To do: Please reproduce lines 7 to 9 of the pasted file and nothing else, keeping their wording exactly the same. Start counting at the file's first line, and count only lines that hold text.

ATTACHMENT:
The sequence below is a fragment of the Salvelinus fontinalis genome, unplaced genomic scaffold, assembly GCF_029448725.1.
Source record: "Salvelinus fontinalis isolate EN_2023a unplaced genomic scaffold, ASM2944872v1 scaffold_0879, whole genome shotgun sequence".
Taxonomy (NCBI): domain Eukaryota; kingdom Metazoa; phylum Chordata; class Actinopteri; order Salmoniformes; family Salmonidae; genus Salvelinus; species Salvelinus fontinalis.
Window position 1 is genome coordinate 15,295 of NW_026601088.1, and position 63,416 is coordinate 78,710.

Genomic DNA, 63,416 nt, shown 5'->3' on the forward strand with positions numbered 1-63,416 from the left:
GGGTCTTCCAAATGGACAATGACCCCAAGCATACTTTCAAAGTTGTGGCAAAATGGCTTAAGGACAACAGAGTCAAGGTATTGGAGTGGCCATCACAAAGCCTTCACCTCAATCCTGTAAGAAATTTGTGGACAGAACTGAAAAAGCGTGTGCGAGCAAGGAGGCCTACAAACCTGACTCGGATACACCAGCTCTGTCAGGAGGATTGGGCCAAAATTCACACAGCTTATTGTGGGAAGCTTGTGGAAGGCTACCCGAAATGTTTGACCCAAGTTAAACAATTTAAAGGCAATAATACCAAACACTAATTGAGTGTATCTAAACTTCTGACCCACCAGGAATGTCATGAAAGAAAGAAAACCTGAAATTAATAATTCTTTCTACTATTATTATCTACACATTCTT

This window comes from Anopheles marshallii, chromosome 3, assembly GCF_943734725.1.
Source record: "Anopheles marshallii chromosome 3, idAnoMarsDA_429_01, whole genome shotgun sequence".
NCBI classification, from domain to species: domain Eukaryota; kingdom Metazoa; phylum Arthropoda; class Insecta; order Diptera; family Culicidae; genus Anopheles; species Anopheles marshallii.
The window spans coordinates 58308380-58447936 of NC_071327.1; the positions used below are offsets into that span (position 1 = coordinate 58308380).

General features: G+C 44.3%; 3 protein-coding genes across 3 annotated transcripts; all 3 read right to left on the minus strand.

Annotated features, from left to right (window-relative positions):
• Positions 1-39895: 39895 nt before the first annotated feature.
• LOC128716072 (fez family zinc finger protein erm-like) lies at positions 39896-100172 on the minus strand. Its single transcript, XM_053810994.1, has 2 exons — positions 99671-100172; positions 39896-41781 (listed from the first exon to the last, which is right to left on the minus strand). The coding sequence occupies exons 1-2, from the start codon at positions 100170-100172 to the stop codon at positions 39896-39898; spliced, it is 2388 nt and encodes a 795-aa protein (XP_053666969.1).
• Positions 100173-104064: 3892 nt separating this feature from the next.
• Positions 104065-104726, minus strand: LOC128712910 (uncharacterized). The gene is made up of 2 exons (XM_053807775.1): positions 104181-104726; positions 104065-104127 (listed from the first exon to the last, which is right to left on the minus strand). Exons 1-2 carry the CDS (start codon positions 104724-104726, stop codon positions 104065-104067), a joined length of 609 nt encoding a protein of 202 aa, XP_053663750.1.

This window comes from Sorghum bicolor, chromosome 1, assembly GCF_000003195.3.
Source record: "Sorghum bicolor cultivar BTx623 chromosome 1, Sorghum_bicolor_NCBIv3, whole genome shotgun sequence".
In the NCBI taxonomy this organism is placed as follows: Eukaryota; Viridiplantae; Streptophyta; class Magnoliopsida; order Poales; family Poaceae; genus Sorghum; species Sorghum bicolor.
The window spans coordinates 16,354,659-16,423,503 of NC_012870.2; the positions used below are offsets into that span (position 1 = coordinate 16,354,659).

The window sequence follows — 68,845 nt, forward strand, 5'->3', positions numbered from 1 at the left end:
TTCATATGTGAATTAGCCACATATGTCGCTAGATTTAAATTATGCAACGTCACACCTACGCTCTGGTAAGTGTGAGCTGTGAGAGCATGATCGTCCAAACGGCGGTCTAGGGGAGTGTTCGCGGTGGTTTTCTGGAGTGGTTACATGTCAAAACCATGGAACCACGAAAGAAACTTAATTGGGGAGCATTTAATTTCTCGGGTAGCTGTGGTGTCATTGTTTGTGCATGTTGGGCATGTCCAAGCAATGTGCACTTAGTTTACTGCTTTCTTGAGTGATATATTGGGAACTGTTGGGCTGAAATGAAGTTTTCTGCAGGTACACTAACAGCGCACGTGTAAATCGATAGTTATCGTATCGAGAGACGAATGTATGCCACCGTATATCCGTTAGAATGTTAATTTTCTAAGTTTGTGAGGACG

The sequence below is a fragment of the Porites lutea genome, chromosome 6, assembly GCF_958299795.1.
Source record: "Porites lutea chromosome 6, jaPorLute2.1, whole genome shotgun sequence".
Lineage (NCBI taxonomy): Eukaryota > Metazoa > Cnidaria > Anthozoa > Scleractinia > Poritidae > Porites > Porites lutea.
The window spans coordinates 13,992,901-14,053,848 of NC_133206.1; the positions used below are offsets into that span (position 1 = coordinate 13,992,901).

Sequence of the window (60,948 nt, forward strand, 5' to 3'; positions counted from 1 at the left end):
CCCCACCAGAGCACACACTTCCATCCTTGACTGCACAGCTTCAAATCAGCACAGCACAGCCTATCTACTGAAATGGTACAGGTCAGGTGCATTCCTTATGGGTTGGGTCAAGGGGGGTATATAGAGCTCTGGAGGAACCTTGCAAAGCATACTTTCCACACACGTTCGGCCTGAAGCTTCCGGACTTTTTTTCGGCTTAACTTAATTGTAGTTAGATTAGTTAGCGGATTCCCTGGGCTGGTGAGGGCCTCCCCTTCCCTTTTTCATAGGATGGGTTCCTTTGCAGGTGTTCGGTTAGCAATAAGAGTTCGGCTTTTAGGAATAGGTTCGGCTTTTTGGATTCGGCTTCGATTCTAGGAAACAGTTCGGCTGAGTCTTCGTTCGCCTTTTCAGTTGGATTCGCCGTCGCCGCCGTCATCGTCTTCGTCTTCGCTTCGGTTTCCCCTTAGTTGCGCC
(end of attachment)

This window comes from Anopheles marshallii, chromosome 3, assembly GCF_943734725.1.
Source record: "Anopheles marshallii chromosome 3, idAnoMarsDA_429_01, whole genome shotgun sequence".
NCBI classification, from domain to species: domain Eukaryota; kingdom Metazoa; phylum Arthropoda; class Insecta; order Diptera; family Culicidae; genus Anopheles; species Anopheles marshallii.